Conservation Pulse Oct & Nov 2019 | WWF
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Our latest conservation wins

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Calls grow for New Deal commitment to restore nature

The science is clear – our planet is in crisis. But world leaders have an unmissable opportunity to commit to restoring nature in the coming decade – a New Deal for Nature and People – at next year’s UN General Assembly. The momentum for action is growing, with 200,000 people from around the world already pledging to raise their voice for nature on the WWF-backed online platform Voice. We have also been actively helping to build global coalitions among governments, businesses and civil society organizations to call on world leaders to do the right thing – and influential figures, including heads of government and business leaders, have attended our key awareness-raising events. We are working flat out but everyone has a role to play – including you.

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New climate action welcomed – but much more needed

While important commitments to increase climate action were made at the recent UN Climate Action Summit, much more must be done to keep warming below 1.5°C – the point at which, scientists say, the impacts of climate change become devastating. So we must keep up the pressure at the next UN Climate Change Conference starting on 2 December for significantly enhanced climate action. Meanwhile, the global groundswell for action is growing. Alliances for Climate Action – the WWF-backed global partnership of local governments, business, investors and other organisations – has announced that Vietnam and South Africa are the two latest countries to form domestic coalitions to drive climate action. Through our Science-Based Targets initiative, 675 companies have now made plans to reduce their emissions in line with climate science. And 252 cities have promised emissions reductions by joining our One Planet City Challenge.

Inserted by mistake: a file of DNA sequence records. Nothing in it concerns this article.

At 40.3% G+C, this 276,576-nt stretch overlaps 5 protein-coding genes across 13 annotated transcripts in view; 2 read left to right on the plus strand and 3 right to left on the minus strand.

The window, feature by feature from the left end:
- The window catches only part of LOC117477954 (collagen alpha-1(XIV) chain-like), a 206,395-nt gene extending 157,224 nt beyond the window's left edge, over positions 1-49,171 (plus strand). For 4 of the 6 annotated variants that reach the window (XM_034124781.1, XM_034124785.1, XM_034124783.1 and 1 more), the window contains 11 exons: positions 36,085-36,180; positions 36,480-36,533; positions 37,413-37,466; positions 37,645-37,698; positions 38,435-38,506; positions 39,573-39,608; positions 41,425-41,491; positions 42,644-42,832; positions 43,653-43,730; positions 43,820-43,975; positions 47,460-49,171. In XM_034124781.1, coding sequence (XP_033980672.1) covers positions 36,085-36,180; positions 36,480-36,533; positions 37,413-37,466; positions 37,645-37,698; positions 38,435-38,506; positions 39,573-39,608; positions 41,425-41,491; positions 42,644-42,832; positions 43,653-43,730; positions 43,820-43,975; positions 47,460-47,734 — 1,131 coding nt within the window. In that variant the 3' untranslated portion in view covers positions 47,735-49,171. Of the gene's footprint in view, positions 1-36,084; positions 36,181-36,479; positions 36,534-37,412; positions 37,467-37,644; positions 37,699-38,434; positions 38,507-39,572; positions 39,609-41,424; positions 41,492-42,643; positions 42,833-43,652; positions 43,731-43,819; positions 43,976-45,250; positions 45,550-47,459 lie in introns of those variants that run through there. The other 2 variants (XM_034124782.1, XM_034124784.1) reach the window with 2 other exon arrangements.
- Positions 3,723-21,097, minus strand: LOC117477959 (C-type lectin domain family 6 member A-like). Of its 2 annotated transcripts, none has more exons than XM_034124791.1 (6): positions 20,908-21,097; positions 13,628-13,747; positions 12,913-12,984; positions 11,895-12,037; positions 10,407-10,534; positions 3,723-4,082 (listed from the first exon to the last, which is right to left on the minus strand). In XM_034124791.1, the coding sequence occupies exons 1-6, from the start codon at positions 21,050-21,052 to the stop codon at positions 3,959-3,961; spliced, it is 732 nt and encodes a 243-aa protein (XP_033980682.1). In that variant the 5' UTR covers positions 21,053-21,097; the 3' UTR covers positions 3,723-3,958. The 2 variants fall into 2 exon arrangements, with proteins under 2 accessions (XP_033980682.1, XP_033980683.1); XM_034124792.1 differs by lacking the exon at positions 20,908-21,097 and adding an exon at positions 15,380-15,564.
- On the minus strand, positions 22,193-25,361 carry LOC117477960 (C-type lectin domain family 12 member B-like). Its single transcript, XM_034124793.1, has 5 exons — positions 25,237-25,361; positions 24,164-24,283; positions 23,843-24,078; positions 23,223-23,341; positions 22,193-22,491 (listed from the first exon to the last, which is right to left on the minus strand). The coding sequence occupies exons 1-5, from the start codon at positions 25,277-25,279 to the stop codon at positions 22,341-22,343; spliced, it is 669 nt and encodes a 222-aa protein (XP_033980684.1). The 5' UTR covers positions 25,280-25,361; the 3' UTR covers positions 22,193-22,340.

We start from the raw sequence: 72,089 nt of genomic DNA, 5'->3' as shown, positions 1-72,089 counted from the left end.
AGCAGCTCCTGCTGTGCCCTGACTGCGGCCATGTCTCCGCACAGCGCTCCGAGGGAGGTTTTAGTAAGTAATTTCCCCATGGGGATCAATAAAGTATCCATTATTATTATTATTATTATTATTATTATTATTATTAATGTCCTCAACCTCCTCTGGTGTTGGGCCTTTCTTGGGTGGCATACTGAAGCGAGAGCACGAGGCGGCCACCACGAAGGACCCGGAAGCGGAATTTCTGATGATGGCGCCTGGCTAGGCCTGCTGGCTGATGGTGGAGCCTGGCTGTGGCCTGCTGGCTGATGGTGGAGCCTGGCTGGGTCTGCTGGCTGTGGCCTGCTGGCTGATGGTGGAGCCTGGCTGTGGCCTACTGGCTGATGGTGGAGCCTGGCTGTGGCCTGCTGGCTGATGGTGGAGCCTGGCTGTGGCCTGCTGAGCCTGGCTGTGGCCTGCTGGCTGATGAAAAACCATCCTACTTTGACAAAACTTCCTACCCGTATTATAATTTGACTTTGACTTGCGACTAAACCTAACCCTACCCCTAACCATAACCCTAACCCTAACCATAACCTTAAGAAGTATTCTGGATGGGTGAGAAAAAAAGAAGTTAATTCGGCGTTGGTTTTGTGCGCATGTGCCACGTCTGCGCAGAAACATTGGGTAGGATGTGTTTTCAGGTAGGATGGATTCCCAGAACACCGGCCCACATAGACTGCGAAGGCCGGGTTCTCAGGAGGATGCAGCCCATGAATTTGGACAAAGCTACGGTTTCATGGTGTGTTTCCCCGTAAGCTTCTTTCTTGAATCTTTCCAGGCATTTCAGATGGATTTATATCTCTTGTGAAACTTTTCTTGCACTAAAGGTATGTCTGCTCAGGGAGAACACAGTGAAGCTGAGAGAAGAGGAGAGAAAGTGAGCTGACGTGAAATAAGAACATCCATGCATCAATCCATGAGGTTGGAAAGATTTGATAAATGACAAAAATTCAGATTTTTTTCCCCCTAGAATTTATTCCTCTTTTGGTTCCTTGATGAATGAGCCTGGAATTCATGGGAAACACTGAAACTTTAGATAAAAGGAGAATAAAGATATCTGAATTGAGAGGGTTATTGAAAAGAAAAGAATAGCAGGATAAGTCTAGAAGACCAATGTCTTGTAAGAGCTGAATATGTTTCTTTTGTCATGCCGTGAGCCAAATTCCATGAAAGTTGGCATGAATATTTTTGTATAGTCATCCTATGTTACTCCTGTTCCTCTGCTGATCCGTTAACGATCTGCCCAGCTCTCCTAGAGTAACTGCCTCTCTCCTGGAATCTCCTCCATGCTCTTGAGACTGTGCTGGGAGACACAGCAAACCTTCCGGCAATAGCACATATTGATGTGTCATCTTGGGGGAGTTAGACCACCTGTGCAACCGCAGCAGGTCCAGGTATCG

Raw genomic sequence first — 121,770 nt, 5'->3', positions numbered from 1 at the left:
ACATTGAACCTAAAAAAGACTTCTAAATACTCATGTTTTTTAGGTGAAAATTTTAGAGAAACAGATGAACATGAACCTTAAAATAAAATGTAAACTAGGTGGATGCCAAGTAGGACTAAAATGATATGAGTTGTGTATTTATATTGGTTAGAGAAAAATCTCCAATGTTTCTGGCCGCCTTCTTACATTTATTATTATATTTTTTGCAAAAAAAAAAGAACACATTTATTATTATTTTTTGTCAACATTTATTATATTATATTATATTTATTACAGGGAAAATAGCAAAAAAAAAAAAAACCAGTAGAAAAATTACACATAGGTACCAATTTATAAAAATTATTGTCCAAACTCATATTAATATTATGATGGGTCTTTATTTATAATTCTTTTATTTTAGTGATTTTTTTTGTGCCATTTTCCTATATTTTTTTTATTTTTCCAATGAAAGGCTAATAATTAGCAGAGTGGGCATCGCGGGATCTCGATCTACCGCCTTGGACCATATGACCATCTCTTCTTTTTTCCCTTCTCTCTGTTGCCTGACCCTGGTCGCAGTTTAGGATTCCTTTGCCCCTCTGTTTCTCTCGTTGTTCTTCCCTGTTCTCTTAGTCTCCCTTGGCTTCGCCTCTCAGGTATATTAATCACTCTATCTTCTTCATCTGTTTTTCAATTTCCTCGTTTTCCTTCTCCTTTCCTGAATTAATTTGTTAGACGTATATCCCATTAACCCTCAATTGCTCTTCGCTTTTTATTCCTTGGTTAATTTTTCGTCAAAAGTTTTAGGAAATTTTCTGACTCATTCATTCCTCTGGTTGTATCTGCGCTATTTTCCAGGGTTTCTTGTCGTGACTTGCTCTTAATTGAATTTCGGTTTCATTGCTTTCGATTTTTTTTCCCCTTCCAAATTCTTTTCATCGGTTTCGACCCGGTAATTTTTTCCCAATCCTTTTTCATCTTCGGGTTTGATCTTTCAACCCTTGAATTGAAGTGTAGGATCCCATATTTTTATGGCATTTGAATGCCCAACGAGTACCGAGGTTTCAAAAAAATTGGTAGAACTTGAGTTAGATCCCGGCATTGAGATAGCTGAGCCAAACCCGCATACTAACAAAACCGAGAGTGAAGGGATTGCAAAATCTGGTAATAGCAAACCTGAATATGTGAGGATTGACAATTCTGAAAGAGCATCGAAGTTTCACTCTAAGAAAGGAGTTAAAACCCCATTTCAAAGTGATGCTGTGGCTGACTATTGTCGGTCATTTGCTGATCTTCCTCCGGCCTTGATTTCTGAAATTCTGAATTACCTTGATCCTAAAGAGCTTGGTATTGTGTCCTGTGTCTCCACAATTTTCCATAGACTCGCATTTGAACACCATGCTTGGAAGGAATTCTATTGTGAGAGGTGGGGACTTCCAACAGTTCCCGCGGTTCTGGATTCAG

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Pioneering partnership to manage major climate and development fund

A pioneering consortium of NGOs and financiers, including WWF-NL, will manage a €160 million Dutch government fund to help developing countries build climate-resilient economies and ecosystems. Investments from the Dutch Fund for Climate and Development will help both protect communities and cities from the increasing frequency of extreme weather events and strengthen vital natural areas that provide people with water, food, medicine and economic opportunity. They will also seek to improve the well-being, economic prospects and livelihoods of vulnerable groups, particularly women and young people. It’s a revolutionary move for a conservation NGO (WWF), a development finance institution (FMO), a social development NGO (SNV) and a private sector investment manager (Climate Fund Managers) to work together on such a large-scale climate fund.